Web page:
White Tees on the Golf Course and Who Should Play Them

The color of the tees does not mean what it used to

A golfer hits his drive from the white tees at a golf course.
Playing from the white tees. Arctic Warrior/Flickr

When you hear a reference to the "white tees" in golf conversation, the speaker is probably referring to the middle tees (traditionally called the "men's tees" or "regular tees") on the teeing ground. But golf has changed a lot, and you won't necessarily find the white tees where the used to be—or at all. It all depends on the course's preference.

White tees used to indicate the middle tees

Traditionally, many golf courses used three sets of tees on each hole. Those tees were designated by color, and the colors were usually red, white, and blue. Red tees were the forward tees, white tees were the middle tees, and blue tees were the back tees—also known as, respectively, the ladies tees, men's tees (or regular tees), and the championship tees.

Today, golf courses might have double the traditional number of tee boxes on each hole and might use any number of colors in any combination and in any order. White tees today (if the color white is used at all) might be at any point on the teeing ground, from front to middle to back.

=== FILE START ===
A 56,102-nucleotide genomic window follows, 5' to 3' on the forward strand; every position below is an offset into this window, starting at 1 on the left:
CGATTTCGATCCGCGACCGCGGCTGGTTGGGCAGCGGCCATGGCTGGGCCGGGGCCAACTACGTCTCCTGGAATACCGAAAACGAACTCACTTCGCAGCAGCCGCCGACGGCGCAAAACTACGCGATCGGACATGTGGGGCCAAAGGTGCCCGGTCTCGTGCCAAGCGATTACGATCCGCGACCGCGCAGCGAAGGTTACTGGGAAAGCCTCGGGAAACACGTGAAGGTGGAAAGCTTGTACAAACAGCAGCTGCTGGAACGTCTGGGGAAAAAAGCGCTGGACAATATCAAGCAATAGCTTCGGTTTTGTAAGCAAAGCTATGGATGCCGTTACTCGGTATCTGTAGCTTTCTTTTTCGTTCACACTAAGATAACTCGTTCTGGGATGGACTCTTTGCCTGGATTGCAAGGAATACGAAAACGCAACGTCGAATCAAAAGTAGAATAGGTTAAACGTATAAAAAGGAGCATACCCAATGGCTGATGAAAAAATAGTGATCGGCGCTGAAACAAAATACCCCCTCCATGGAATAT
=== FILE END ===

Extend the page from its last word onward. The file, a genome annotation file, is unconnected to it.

Who should play the white tees depends on their location

Don't let the traditional meaning of "white tees" as the regular men's tees fool you. Any golfer, regardless of gender or age, whose playing ability best matches the length of the golf course from the white tees should play those tees, whether they are in their traditional middle location or not.

The whole reason for having multiple sets of tees on each teeing ground is to provide options for golfers of different skill levels. 

Playing the golf course from the middle tees on each teeing ground means playing the course at its middle length. A golfer who finds the golf course not challenging enough from the forward tees, but too difficult from the back tees, should play the middle tees.

Play the set of tees appropriate for your game

The starting area for each hole is designated by tee markers and usually distinguished by color, although some clubs name their tees based on a theme. For example, a tree-themed course might label the tees "oak," "birch," "maple," "pine," and "spruce." 

In an effort to encourage golfers to play the tees that are appropriate for their skill level rather than their gender, many golf courses have added tees and changed the colors. Additional tees accommodate seniors—both men and women—who don't hit the ball as far as they used to, as well as more forward tees for beginners and children. It's not unusual for modern golf courses to have five or six sets of tees.

In 2011, in an effort to urge golfers to put aside their egos and play the tees that best suit their game, the United States Golf Association and the PGA of America began an initiative called "Tee It Forward." The initiative encouraged golfers to play from a set of tees forward of where they usually play. The bonus was lower scores, faster play, and a more fun round of golf.